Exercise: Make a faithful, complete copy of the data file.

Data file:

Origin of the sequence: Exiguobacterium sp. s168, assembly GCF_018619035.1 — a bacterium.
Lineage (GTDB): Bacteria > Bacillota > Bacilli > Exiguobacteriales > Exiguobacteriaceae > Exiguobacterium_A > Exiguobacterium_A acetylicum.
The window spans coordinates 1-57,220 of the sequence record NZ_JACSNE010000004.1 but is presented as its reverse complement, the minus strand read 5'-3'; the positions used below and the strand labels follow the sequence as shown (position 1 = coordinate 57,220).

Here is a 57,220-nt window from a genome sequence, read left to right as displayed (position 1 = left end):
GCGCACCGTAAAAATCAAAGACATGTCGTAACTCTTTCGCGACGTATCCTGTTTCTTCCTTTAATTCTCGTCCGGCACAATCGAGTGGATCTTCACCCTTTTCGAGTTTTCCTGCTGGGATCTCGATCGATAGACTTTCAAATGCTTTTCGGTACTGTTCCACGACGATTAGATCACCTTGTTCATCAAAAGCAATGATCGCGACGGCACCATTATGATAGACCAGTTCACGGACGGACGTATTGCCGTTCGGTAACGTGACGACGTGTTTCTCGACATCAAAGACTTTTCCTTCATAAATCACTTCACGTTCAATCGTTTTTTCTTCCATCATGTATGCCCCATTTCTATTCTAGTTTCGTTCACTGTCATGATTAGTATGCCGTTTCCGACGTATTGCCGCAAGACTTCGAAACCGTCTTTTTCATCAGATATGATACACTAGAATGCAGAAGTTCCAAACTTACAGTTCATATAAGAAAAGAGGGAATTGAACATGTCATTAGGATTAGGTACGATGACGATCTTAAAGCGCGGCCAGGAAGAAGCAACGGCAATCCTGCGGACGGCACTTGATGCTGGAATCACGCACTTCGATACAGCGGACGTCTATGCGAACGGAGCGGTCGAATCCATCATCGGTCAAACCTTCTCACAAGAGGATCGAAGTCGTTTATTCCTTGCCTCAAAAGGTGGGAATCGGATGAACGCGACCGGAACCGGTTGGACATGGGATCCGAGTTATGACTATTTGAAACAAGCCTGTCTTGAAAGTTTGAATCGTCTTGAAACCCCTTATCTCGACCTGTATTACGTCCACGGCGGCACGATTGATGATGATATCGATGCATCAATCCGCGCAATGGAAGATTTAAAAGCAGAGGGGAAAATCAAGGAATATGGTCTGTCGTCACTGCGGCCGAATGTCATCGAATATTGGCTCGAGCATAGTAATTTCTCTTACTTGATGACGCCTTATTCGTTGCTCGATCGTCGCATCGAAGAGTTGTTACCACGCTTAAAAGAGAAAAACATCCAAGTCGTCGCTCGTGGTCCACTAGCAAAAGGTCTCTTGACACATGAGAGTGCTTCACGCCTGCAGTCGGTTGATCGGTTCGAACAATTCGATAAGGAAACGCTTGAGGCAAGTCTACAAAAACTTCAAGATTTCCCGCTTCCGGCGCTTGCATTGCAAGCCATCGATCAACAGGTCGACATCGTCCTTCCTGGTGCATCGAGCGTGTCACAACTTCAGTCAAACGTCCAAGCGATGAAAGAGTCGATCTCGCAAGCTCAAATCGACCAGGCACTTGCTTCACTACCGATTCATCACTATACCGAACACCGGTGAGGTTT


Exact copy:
Origin of the sequence: Exiguobacterium sp. s168, assembly GCF_018619035.1 — a bacterium.
Lineage (GTDB): Bacteria > Bacillota > Bacilli > Exiguobacteriales > Exiguobacteriaceae > Exiguobacterium_A > Exiguobacterium_A acetylicum.
The window spans coordinates 1-57,220 of the sequence record NZ_JACSNE010000004.1 but is presented as its reverse complement, the minus strand read 5'-3'; the positions used below and the strand labels follow the sequence as shown (position 1 = coordinate 57,220).

Here is a 57,220-nt window from a genome sequence, read left to right as displayed (position 1 = left end):
GCGCACCGTAAAAATCAAAGACATGTCGTAACTCTTTCGCGACGTATCCTGTTTCTTCCTTTAATTCTCGTCCGGCACAATCGAGTGGATCTTCACCCTTTTCGAGTTTTCCTGCTGGGATCTCGATCGATAGACTTTCAAATGCTTTTCGGTACTGTTCCACGACGATTAGATCACCTTGTTCATCAAAAGCAATGATCGCGACGGCACCATTATGATAGACCAGTTCACGGACGGACGTATTGCCGTTCGGTAACGTGACGACGTGTTTCTCGACATCAAAGACTTTTCCTTCATAAATCACTTCACGTTCAATCGTTTTTTCTTCCATCATGTATGCCCCATTTCTATTCTAGTTTCGTTCACTGTCATGATTAGTATGCCGTTTCCGACGTATTGCCGCAAGACTTCGAAACCGTCTTTTTCATCAGATATGATACACTAGAATGCAGAAGTTCCAAACTTACAGTTCATATAAGAAAAGAGGGAATTGAACATGTCATTAGGATTAGGTACGATGACGATCTTAAAGCGCGGCCAGGAAGAAGCAACGGCAATCCTGCGGACGGCACTTGATGCTGGAATCACGCACTTCGATACAGCGGACGTCTATGCGAACGGAGCGGTCGAATCCATCATCGGTCAAACCTTCTCACAAGAGGATCGAAGTCGTTTATTCCTTGCCTCAAAAGGTGGGAATCGGATGAACGCGACCGGAACCGGTTGGACATGGGATCCGAGTTATGACTATTTGAAACAAGCCTGTCTTGAAAGTTTGAATCGTCTTGAAACCCCTTATCTCGACCTGTATTACGTCCACGGCGGCACGATTGATGATGATATCGATGCATCAATCCGCGCAATGGAAGATTTAAAAGCAGAGGGGAAAATCAAGGAATATGGTCTGTCGTCACTGCGGCCGAATGTCATCGAATATTGGCTCGAGCATAGTAATTTCTCTTACTTGATGACGCCTTATTCGTTGCTCGATCGTCGCATCGAAGAGTTGTTACCACGCTTAAAAGAGAAAAACATCCAAGTCGTCGCTCGTGGTCCACTAGCAAAAGGTCTCTTGACACATGAGAGTGCTTCACGCCTGCAGTCGGTTGATCGGTTCGAACAATTCGATAAGGAAACGCTTGAGGCAAGTCTACAAAAACTTCAAGATTTCCCGCTTCCGGCGCTTGCATTGCAAGCCATCGATCAACAGGTCGACATCGTCCTTCCTGGTGCATCGAGCGTGTCACAACTTCAGTCAAACGTCCAAGCGATGAAAGAGTCGATCTCGCAAGCTCAAATCGACCAGGCACTTGCTTCACTACCGATTCATCACTATACCGAACACCGGTGAGGTTT